Creating connections through the arts and across cultures

“Finding My Japanese Roots Abroad,” by Lisa Shoreland

Lisa Shoreland's guest post today illuminates my mission to create connections across cultures. Lisa has crossed cultures in three ways--through her Japanese mother and American father. Through growing up in Japan, and then going to college in America. And through her travels to Italy and Vietnam. She's spot on!

I enjoy how she allows her humor to roam. Laughter is a wonderful teacher. My world travels showed me how Midwestern I am--not just how American I am. So, I'm fascinated by how she found her Japanese roots abroad. --Janet

FINDING MY JAPANESE ROOTS ABROAD

My peers at college had every reason to think I was an international student up until the point they engaged me in conversation. “Wow, your English is amazing!” they’d say, swishing their beer onto my shoes as they jumped back.

“Yeah, that’s because I’m an American.”

“No way. I see you walking to the store all the time. Why don’t you drive?”

“Because I can walk.”

“But that takes, like, thirty minutes.”

That’s usually the point I say one of three things: “Japan is a walking country,” “If only your country believed in trains,” or “Maybe if you guys walked a little more…” But I usually stop myself. It’s usually the right choice.

Although English is my first language, I was born and raised in Hiroshima, Japan to a Japanese mother and former United States Marine. I never realized until I left Japan to attend college in the States how Japanese my behavior was. I’d always figured that, because my mother was always rolling her eyes at me for my outspoken opinions and picky eating habits, I was American through and through.

(Apparently, you have to have a car first.)

Being Kind of American in America

Because many people understand America to be a melting pot of sorts, I find myself feeling self-conscious when out and about here as opposed to feeling rather confident in Japan. To this day, I wind up tighter than a tangled slinky at the mere thought of going to the bank. The first day I deposited a check—stumbling over every other word and getting the stink-eye from the lady behind the desk—still plagues my dreams.

On the other hand, I feel perfectly comfortable making a fool of myself in Japan, despite being of the age where I should be able to file my taxes all by my big old self. The difference is that in Japan, I look like a foreigner, even if I speak the language fluently. In America, I look like an American—albeit an Asian-American—and speak fluent English. If I don’t know what “mulch” is or which window to stand at to get prescription medicine at CVS, I get pegged an idiot. Blurting out, “I grew up in Hiroshima!” doesn’t exactly do much to clear the air, I’ve found.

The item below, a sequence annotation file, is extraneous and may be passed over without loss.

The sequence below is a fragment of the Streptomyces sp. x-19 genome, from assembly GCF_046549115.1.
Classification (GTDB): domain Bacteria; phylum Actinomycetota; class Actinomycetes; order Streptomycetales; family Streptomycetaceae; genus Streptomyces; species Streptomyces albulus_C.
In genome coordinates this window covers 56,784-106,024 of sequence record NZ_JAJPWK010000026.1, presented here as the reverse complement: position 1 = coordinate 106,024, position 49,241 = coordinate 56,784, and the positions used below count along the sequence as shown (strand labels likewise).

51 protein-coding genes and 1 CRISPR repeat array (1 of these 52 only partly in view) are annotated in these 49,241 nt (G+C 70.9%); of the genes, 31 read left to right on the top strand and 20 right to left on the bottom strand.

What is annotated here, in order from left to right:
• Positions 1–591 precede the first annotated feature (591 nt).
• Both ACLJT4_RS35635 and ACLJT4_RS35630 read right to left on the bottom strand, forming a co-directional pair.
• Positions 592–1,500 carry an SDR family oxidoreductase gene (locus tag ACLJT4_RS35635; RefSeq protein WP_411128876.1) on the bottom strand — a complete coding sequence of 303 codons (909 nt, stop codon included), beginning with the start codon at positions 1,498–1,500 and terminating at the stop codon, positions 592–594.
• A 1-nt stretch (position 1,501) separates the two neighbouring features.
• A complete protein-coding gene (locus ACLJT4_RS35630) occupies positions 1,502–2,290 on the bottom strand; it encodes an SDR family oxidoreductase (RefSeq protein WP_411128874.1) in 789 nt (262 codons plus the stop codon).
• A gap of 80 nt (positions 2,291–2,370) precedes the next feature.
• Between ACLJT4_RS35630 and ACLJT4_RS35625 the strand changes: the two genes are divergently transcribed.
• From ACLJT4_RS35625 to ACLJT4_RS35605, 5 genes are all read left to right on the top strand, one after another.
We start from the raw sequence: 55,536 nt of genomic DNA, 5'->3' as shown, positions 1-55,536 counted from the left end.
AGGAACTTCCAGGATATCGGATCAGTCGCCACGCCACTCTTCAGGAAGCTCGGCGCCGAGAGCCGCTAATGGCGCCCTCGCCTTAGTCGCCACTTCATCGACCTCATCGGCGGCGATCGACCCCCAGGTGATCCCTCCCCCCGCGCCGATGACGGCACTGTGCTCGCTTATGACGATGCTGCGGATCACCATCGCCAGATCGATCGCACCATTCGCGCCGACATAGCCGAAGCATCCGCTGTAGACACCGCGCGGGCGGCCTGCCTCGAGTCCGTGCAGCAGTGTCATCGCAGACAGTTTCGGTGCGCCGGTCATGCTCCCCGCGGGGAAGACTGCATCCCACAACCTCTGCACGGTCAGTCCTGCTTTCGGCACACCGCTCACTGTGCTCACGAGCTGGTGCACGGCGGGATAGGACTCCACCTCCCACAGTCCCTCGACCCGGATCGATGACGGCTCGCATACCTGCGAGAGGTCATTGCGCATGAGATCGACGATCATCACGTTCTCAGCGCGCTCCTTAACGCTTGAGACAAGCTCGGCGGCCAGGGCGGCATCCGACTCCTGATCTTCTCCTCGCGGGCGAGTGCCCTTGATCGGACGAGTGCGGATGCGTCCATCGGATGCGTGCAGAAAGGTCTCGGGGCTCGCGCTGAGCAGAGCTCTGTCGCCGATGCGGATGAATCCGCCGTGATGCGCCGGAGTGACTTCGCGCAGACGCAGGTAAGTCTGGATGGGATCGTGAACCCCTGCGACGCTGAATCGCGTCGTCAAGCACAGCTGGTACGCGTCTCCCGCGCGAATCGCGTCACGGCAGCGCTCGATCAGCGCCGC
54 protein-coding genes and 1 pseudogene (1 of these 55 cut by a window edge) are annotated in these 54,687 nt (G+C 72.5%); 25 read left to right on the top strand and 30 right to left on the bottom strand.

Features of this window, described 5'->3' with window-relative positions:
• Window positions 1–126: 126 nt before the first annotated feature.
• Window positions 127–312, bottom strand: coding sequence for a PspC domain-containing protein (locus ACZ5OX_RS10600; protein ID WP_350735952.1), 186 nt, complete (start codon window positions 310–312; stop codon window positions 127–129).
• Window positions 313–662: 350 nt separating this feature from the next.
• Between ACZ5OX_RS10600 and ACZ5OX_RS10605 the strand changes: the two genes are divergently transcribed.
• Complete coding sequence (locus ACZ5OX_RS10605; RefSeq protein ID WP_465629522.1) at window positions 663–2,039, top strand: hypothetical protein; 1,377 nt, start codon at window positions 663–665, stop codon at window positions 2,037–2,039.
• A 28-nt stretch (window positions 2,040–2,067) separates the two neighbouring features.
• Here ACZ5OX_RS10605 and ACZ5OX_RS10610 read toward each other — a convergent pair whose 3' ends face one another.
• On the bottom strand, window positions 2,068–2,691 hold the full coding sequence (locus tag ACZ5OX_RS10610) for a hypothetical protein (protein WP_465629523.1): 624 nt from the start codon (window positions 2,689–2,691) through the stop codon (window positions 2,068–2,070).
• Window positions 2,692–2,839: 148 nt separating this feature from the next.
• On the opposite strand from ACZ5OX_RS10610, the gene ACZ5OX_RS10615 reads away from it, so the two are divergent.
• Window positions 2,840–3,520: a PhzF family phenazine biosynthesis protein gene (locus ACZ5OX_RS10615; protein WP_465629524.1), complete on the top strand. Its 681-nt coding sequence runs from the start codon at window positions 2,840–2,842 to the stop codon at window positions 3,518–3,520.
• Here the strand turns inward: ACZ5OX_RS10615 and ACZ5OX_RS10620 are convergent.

Being Mostly Japanese Everywhere Else: Italy

Having spent the first 19 years of my life trapped on a little island (the culture of which I didn’t appreciate until I left), I became determined in college to travel everywhere I could. In 2007, I studied abroad with my American college peers to northern Italy.
Maybe it’s that I was already bilingual and the idea of learning a new language wasn’t scary or foreign to me—I was the only one to really try my hand at Italian.

I was surprised when our teacher’s son remarked one day, “You speak Italian like a Japanese person.” (Apparently, Americans have a hard time rolling their Rs.) I was more surprised when he said to me later in the semester, “You know how I know you’re Japanese? You get drunk first.”

Being Mostly Japanese Everywhere Else: Vietnam

I loved Italy, but I felt much more in my element when in 2008 I studied abroad in Vietnam. I found the Buddhist culture and many mannerisms emphasizing politeness and harmony familiar. What was also familiar was the sight of many Americans scrunching their noses up at Vietnamese food.

Lest you think I’m on a U.S.-bashing-spree, let me say that I still remember running around the house—up and down stairs, between doors, under tables—with my mother chasing after me with a bowl of some obscure traditional Japanese food.
Still, having been around Marines in Japan, I knew what it felt like to be told that my food was “weird” because it was raw or contained roots instead of ground beef and bread.

I therefore spent most of my meals in Vietnam focusing on every flavor and eating as much of a variety of local foods as I could, to pay for my past sins of a sort and prove that I was, indeed, Asian. (Inevitably, I spent many days worshiping the porcelain god with food poisoning, thinking, “Wow, this tasted a lot better going down than up.”)

I’d recovered by the time our group reached Ha Long Bay. As in Italy, I had a phrasebook in my pocket and my (stereotypical) camera in the other; I visited our tour guide on the deck and asked him for a few tips on how to pronounce certain Vietnamese words.

“Xin lôi?” I tried.

“Yes, perfect!” our guide Quynh said. “Xin lôi. What else do you know?”

“Cám ón.”

“Ah,” he said, grinning. “You’ve learned ‘I’m sorry’ and ‘Thank you’ first. You are Japanese.”

Seeing as I’d never appreciated my roots until branching off into the world, there was something strangely gratifying in that remark.

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Lisa Shoreland is a resident blogger at Go College, where recently she’s been researching preparing for college in high school as well as environmental studies grants. In her spare time, she enjoys creative writing, practicing martial arts, and taking weekend trips.

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